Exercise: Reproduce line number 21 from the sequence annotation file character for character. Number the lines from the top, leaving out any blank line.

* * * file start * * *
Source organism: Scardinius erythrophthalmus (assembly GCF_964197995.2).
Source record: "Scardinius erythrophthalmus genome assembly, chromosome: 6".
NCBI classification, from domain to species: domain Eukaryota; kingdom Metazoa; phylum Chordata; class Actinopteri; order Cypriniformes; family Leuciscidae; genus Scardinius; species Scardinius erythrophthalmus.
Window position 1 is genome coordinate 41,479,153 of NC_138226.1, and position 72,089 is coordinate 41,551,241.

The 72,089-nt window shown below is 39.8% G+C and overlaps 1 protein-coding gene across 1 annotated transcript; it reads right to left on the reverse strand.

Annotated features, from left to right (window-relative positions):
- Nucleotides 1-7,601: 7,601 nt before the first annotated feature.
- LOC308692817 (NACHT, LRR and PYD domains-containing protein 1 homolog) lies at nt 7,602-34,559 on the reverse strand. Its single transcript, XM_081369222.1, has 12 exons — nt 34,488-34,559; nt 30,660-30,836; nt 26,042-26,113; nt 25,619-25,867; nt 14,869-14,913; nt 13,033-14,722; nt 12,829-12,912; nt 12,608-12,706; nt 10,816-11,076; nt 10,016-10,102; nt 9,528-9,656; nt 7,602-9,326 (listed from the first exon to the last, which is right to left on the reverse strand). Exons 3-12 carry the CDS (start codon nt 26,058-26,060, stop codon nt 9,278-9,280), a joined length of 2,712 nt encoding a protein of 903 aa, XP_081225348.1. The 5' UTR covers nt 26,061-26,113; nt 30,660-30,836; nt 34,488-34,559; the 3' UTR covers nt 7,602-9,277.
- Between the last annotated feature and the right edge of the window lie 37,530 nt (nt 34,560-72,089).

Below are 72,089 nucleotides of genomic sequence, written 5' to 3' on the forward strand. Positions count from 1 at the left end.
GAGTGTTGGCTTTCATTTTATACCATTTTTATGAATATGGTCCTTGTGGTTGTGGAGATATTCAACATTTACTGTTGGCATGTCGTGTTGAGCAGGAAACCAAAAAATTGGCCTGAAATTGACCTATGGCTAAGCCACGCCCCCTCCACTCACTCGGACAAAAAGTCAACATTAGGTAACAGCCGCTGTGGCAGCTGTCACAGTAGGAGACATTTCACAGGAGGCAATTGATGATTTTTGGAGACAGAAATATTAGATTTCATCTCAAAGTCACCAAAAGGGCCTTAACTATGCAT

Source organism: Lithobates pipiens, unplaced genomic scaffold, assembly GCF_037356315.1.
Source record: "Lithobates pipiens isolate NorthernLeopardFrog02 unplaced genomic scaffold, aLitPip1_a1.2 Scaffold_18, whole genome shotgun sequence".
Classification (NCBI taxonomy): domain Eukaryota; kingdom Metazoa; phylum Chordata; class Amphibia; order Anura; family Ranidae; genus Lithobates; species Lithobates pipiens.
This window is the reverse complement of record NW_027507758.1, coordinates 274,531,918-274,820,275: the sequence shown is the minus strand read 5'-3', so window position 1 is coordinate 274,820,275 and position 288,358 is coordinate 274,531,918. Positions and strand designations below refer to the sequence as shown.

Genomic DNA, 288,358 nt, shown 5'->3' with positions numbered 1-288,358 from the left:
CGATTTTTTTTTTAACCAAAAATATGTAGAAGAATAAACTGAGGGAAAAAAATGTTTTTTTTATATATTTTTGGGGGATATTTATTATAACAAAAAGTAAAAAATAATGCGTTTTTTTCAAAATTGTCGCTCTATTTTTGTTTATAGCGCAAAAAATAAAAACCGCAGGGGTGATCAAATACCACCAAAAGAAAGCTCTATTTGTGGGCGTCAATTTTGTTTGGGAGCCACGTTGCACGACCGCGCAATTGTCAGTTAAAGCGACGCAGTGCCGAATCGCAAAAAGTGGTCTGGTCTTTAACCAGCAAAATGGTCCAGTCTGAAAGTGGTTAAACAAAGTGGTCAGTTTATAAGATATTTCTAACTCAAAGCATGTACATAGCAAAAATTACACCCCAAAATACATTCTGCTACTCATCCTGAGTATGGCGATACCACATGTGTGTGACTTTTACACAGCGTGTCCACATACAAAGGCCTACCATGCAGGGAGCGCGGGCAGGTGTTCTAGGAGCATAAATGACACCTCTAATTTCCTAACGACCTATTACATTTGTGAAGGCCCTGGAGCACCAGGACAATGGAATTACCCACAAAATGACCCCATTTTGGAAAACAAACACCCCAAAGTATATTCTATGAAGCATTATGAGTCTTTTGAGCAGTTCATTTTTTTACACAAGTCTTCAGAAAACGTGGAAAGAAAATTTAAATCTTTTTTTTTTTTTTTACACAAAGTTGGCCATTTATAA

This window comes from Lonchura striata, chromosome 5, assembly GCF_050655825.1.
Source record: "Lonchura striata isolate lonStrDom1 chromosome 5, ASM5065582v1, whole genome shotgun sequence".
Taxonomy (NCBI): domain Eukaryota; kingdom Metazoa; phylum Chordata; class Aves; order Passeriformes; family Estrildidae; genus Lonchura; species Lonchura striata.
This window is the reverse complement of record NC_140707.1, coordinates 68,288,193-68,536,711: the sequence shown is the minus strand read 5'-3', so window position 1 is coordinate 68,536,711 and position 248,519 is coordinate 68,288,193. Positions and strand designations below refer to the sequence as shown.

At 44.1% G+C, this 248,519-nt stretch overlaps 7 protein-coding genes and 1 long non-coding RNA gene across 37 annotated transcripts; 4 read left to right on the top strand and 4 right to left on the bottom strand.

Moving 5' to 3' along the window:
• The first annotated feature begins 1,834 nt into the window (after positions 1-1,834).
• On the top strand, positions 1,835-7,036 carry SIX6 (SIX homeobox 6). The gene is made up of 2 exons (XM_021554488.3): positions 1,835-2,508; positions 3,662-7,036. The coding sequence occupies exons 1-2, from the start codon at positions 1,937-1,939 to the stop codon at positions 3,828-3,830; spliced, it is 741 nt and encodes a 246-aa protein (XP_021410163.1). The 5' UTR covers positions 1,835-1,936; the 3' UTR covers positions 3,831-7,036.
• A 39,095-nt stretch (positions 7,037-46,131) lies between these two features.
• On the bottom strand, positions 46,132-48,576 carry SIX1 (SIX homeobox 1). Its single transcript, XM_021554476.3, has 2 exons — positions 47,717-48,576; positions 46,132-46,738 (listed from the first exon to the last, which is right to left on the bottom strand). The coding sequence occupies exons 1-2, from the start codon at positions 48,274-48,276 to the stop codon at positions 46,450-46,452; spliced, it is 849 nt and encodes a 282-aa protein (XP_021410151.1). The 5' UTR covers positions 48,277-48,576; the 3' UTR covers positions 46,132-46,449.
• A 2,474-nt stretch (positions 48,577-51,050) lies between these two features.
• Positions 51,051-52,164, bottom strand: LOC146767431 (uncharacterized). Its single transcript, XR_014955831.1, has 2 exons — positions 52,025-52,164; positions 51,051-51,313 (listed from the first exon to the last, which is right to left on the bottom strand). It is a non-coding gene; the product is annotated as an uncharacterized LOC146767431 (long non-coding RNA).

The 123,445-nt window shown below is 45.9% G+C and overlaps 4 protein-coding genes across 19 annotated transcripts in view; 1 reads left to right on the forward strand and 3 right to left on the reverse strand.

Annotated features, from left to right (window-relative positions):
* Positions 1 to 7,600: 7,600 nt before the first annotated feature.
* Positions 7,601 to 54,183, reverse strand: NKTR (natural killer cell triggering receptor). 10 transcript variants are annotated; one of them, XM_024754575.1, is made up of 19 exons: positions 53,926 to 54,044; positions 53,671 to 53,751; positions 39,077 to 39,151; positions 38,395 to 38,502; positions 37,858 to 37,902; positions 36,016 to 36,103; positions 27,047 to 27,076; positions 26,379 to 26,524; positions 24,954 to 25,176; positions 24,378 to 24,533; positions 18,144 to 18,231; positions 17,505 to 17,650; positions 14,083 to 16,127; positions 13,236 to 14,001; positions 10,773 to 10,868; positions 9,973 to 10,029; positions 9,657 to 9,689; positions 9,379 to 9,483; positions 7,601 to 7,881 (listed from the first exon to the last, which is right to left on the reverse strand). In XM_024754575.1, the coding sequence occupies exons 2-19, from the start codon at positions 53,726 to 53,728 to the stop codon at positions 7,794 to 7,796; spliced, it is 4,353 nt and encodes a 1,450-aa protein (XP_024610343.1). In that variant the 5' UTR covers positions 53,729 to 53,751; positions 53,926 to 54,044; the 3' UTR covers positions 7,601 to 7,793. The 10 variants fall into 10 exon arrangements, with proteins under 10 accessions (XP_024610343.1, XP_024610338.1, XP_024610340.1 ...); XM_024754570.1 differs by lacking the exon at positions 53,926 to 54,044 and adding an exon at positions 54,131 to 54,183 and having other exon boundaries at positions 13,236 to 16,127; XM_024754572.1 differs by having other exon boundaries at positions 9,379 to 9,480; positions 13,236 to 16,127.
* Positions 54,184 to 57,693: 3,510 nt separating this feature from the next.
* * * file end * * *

This window is the reverse complement of record NC_140707.1, coordinates 68,288,193-68,536,711: the sequence shown is the minus strand read 5'-3', so window position 1 is coordinate 68,536,711 and position 248,519 is coordinate 68,288,193. Positions and strand designations below refer to the sequence as shown.